The Taliban appointed an ambassador to represent their government of Afghanistan in the United Nations on Tuesday, and are now asking that world leaders officially recognize the regime.
Afghanistan’s current U.N. ambassador is Ghulam Isaczai who was appointed by the now obsolete government of Afghanistan supported by the U.S. military. The Taliban sent a letter to U.N. leaders nominating Suhail Shaheen as their representative and requested that he would be allowed to address the assembly.
Biden has faced strong bipartisan criticism for the way he handled the U.S. withdrawal from Afghanistan. He promised that the exit would be “safe and orderly,” but it was instead deadly and frantic. During the evacuation, 13 U.S. service members and nearly 100 Afghans were killed in a suicide bombing. When the withdrawal was complete on August 31, approximately 100 Americans and tens and thousands of Afghan refugees were left behind in Afghanistan.
Biden and his officials have claimed that the U.S. was prepared for the Taliban to take over the country as quickly as it did while at the same time they said that no one could have predicted that the Taliban could have taken over the country as quickly as it did.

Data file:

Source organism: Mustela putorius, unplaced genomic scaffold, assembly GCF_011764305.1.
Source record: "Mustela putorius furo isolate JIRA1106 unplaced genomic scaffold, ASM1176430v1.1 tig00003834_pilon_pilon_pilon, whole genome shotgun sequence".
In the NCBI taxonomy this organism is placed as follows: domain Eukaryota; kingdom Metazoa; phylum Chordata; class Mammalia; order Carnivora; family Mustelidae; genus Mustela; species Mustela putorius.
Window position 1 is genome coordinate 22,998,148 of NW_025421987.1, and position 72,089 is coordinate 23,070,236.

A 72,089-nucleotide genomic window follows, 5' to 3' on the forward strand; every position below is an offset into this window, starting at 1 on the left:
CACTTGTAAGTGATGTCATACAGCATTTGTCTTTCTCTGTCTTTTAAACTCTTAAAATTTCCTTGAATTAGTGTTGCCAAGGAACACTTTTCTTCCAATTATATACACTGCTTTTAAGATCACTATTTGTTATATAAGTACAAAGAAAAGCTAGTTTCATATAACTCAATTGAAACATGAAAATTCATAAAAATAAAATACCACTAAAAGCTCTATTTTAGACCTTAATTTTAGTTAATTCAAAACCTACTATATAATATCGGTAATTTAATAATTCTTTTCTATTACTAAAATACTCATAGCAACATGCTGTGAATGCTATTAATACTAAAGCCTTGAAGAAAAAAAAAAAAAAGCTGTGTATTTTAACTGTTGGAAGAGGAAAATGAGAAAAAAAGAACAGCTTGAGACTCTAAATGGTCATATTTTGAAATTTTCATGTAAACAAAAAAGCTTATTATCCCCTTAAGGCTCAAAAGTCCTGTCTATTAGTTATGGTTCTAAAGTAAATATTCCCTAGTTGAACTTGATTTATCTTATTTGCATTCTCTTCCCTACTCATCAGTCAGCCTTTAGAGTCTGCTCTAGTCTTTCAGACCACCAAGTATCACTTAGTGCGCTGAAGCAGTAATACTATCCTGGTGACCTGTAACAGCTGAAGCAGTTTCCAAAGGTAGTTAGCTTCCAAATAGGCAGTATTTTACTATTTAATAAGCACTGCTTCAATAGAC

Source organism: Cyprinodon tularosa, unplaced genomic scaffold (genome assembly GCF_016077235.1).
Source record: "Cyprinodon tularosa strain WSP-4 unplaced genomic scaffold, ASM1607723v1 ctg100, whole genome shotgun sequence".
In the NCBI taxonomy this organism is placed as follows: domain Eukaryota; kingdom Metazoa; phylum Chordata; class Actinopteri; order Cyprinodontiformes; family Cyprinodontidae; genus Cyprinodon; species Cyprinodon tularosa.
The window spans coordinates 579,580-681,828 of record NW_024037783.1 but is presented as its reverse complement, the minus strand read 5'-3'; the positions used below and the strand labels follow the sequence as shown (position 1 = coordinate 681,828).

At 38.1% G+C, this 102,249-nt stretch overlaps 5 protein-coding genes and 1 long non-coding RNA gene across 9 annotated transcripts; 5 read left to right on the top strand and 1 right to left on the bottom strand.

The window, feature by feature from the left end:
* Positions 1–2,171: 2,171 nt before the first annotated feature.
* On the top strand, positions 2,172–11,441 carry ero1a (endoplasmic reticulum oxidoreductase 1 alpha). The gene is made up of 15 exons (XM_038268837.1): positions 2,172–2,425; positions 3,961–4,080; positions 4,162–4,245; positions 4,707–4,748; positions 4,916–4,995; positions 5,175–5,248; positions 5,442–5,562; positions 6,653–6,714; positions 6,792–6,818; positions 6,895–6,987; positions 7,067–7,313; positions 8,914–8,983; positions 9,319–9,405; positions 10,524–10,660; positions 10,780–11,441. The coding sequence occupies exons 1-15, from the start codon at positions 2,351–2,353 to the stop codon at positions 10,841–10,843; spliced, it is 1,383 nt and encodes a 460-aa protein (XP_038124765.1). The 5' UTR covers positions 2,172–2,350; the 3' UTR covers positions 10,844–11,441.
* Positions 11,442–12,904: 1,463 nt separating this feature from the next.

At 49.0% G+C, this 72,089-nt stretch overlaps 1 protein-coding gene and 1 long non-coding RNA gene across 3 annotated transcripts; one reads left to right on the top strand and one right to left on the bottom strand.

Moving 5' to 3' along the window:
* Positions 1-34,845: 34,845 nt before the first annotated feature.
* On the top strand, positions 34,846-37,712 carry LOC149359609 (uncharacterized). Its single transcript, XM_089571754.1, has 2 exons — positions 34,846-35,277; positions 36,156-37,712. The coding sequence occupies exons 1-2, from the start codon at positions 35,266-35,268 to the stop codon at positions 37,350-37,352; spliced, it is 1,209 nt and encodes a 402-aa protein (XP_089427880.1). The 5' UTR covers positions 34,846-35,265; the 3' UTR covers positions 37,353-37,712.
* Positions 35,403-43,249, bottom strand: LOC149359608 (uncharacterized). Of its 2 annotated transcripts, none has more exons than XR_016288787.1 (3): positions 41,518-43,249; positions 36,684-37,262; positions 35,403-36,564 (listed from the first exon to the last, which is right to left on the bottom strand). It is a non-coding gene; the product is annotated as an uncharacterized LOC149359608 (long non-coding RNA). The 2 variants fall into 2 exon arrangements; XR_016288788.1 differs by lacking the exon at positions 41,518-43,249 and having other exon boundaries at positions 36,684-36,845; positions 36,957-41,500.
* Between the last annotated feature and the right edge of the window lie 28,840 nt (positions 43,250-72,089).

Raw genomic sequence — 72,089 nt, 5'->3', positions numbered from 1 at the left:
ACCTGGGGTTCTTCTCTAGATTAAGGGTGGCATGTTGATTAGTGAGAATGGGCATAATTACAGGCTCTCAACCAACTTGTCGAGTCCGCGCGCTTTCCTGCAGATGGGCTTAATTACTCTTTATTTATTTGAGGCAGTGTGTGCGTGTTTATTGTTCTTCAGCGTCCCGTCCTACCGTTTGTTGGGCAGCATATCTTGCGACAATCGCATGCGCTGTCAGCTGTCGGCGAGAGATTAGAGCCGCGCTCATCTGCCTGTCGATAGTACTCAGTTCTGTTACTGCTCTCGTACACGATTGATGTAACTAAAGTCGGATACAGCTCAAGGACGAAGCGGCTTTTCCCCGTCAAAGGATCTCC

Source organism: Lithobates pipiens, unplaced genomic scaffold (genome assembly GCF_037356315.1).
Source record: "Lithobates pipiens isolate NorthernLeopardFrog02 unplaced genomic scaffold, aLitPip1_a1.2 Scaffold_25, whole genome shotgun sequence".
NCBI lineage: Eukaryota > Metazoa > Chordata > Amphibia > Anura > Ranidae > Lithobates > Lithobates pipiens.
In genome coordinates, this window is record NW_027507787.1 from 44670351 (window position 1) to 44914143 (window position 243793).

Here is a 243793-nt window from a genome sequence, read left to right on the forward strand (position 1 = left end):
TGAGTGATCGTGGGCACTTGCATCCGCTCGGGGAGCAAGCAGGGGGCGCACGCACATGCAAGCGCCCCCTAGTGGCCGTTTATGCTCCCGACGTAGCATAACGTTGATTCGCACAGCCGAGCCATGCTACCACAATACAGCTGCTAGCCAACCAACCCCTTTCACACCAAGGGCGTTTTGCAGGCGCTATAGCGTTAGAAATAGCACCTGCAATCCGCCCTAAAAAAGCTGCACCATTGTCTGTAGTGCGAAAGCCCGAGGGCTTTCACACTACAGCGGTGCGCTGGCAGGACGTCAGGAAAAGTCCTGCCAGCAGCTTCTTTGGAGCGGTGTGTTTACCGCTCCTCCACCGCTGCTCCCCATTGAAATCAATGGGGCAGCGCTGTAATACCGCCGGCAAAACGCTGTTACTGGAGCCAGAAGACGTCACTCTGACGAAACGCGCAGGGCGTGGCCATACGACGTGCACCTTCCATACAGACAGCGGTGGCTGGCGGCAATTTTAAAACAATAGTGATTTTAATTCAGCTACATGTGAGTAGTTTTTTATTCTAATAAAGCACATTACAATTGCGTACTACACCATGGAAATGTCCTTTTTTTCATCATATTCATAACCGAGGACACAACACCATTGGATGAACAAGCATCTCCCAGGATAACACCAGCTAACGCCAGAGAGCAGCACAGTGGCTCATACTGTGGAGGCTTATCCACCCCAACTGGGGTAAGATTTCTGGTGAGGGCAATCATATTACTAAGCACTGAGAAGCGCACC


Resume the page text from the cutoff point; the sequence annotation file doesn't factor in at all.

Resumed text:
Reporters questioned White House press secretary Jen Psaki during an Aug. 31 press briefing on whether the Biden administration had adequately prepared.
“I don’t think anyone assessed that they would collapse as quickly as they did. Anyone – anyone in this room, anyone anywhere in the world,” Psaki responded. “If you have anyone who did I would be surprised.”
ABC News reported on Aug.15 that the U.S. intelligence community warned Biden that the Afghan government could fall in a matter of days, but the administration did not listen.
The Biden administration has tried to deflect blame for the Afghanistan catastrophe to former President Donald Trump’s administration as well as the Afghan government. Biden insists that Trump failed to enforce the conditions of his peace agreement with the Taliban. The White House also contend that the Afghan military did not fight for the survival of their government.